Women in our society have a unique set of stress and pressure in their everyday lives. Sprinkle in some addiction problems, and you’ve got quite the cocktail of strain. Add in a pregnancy before, during or after an addiction problem and you’ve got a dangerous mixture. Some women are in need of an alcohol and drug detox and are too fearful to admit it. Some do not have the information they need to find an alcohol and drug detox to suit their specific situation and distinct set of needs.

It is hardly a surprise that women who are pregnant and addicted face more scrutiny that most subsets of people who struggle with addiction. But, they may find themselves in a situation where they need alcohol and drug detox just like any other woman. One’s mental image of a pregnant woman is one that is perfect and protective of their unborn child, always taking the necessary prenatal vitamins and printing sonogram pictures to share the progress of growth with their friends and family.

It is estimated that 2.7 million women use alcohol or drugs. Many are pregnant. It is difficult to estimate exactly how many of those women that use alcohol or drugs are pregnant but a very high percent of those women are of childbearing age. If a woman has an unexpected pregnancy in the midst of her drug or alcohol addiction, the risks to the fetus are staggering. Some drugs can cause a baby to be born too small or too soon. The baby can be born addicted and suffer withdrawal symptoms at birth not to mention the baby may have birth defects or learning and behavioral problems.

Because many pregnant women who use illicit drugs may additionally use alcohol and tobacco, which also pose risks to a fetus, it often is difficult to determine which health problems are caused by a specific illicit drug. It is also important to recognize that many illicit drugs may be prepared with impurities that can also be harmful to a pregnancy.

Women who are pregnant and addicted do not care any less for their child, they simply face a much more challenging pregnancy. Addiction is widely accepted and described as a disease. That disease does not simply disappear if a woman becomes pregnant. However, it is important to make alcohol and drug detox readily available to these women because a pregnancy can be the perfect catalyst for change. Not only is alcohol and drug detox most necessary during a pregnancy but also a woman can be most motivated to permanently stop her unhealthy behaviors, typical of drug and alcohol use, when presented with the miracle of motherhood.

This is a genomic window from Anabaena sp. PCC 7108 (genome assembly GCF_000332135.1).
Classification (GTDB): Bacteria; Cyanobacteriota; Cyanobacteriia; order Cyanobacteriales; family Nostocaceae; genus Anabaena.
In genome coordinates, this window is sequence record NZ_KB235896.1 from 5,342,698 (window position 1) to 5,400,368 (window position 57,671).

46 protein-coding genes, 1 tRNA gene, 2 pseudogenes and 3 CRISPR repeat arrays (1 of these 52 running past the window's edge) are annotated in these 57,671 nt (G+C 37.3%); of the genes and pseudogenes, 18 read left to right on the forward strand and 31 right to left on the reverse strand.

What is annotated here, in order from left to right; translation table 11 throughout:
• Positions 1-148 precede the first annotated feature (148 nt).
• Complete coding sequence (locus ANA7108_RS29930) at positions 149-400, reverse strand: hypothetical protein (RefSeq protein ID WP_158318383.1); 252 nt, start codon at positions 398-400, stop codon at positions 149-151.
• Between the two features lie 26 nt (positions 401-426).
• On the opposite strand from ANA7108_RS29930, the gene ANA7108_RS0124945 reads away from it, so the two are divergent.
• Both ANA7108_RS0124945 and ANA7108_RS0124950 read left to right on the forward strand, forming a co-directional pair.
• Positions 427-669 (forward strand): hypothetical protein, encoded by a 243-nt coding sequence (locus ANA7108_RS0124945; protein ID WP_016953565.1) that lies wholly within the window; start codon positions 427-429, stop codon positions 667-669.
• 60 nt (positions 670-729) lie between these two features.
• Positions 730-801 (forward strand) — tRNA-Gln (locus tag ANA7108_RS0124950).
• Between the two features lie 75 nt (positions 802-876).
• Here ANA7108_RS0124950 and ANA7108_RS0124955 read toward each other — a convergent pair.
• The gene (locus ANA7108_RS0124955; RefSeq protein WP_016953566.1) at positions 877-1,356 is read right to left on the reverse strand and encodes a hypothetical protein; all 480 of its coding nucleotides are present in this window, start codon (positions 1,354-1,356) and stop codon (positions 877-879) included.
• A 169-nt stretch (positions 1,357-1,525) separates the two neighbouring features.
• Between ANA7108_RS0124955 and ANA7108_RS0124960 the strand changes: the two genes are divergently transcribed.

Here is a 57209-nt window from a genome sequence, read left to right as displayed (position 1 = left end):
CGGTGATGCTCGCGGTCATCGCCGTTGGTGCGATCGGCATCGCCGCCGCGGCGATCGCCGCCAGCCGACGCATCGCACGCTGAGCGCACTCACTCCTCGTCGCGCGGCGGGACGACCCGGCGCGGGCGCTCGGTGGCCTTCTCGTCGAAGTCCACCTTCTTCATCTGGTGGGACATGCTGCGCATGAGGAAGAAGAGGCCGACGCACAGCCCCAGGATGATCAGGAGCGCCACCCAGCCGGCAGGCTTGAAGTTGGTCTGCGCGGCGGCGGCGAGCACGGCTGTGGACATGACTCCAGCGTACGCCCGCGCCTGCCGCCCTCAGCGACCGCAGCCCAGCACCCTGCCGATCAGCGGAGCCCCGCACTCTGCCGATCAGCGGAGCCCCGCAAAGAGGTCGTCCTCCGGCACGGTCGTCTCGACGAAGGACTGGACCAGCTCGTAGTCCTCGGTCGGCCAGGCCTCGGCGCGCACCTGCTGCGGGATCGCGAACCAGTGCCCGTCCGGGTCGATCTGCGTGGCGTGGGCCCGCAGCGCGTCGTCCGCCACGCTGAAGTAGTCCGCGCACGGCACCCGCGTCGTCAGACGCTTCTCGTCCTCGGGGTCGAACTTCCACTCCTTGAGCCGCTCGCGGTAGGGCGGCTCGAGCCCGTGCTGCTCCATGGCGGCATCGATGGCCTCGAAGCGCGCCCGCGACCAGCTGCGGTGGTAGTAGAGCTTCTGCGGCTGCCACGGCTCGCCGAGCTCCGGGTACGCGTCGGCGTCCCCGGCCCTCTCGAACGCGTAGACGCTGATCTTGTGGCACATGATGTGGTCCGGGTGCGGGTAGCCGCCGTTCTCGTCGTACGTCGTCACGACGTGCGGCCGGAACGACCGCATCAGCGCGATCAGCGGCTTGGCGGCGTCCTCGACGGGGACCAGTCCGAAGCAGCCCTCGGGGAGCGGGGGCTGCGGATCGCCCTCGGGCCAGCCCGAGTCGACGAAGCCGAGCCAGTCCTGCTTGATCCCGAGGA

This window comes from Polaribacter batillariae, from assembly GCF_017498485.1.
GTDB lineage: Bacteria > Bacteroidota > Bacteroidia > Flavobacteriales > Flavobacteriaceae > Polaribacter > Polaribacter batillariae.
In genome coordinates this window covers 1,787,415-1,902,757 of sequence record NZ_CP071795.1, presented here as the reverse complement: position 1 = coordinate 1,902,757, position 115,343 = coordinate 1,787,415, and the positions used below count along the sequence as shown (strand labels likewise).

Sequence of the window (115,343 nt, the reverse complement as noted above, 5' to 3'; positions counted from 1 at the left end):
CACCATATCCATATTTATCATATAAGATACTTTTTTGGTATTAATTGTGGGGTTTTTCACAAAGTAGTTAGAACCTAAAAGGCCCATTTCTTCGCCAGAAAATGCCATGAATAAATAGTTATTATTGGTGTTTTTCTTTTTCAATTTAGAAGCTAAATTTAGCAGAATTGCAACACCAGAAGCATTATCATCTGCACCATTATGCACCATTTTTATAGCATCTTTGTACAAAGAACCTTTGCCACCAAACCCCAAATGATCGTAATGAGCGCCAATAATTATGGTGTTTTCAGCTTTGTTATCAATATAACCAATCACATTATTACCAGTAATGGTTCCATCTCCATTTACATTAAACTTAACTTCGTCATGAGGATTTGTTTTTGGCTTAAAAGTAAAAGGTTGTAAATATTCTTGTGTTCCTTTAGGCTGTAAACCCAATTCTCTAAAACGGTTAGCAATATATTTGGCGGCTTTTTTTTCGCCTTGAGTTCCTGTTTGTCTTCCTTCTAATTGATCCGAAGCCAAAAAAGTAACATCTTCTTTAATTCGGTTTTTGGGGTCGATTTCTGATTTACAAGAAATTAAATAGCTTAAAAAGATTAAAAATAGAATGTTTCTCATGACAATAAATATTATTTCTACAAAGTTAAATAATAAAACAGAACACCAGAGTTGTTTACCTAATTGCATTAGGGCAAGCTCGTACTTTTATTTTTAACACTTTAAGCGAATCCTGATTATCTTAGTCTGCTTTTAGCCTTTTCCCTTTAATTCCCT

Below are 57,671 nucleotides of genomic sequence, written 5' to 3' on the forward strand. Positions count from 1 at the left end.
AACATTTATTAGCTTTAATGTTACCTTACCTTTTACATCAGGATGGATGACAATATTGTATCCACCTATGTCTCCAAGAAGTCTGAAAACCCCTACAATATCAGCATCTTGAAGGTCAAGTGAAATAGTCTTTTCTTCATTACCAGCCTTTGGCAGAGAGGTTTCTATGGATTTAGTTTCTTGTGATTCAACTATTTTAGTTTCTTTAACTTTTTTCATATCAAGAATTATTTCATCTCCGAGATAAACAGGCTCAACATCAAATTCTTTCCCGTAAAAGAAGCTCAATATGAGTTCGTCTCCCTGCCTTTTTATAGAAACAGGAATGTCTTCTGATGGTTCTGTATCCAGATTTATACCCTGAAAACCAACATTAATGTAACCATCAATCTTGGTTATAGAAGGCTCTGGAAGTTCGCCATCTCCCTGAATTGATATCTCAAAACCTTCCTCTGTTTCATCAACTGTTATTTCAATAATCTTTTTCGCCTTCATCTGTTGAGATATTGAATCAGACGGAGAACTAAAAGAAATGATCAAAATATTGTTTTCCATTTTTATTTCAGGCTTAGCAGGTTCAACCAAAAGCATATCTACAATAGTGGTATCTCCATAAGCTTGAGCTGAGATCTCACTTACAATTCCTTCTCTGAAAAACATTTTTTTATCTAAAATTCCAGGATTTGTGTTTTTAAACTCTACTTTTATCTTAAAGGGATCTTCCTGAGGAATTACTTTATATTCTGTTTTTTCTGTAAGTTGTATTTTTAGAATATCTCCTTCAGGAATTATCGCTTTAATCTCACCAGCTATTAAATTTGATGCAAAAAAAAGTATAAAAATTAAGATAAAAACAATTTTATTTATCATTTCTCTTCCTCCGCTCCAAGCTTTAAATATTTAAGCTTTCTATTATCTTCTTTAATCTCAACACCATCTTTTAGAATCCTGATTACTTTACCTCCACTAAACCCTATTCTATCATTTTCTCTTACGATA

Another huge obstacle for women facing alcohol and drug detox is the possibility of being criminally charged with everything from child abuse to delivery of drugs to a minor via the umbilical cord and/or breast milk. Or in the case of a stillbirth, the woman may be charged with homicide. The sooner the woman can be admitted to an alcohol and drug detox, the better chance the fetus will be born a healthy baby and be able to be raised by his/her mother. So many women are afraid to admit that they have used alcohol or drugs during their pregnancy for fear that their child will be taken away from them, that they dismiss any possibility of alcohol and drug detox.

Dr. Harolyn Belcher, director of research at the Kennedy Krieger Institute’s Family Center, said it best with: “rather than using funds on punitive incarceration approaches for individuals with drug dependence, resources should be used to provide these individuals and their children access to comprehensive evidence-based supportive treatment services.

It is not too late to go to an alcohol and drug detox if you’re pregnant; in fact, that is the perfect time to go to an alcohol and drug detox.

Last year in 2012 the US saw the widespread proliferation of a group of dangerous synthetic drugs called bath salts. These drugs gained more and more traction in the United States along with synthetic marijuana and other designer drugs, and in many cases, produced bizarre and horrific behavior in those who took them. Some of the more extreme actions were highly publicized, such as a woman abusing her toddler before succumbing to a heart attack; a man who stood poised to kill his family after ripping the hinges off the door to the room where they hid for protection; another man who threatened a five-year-old with a knife; and a woman who went after her mother with a machete.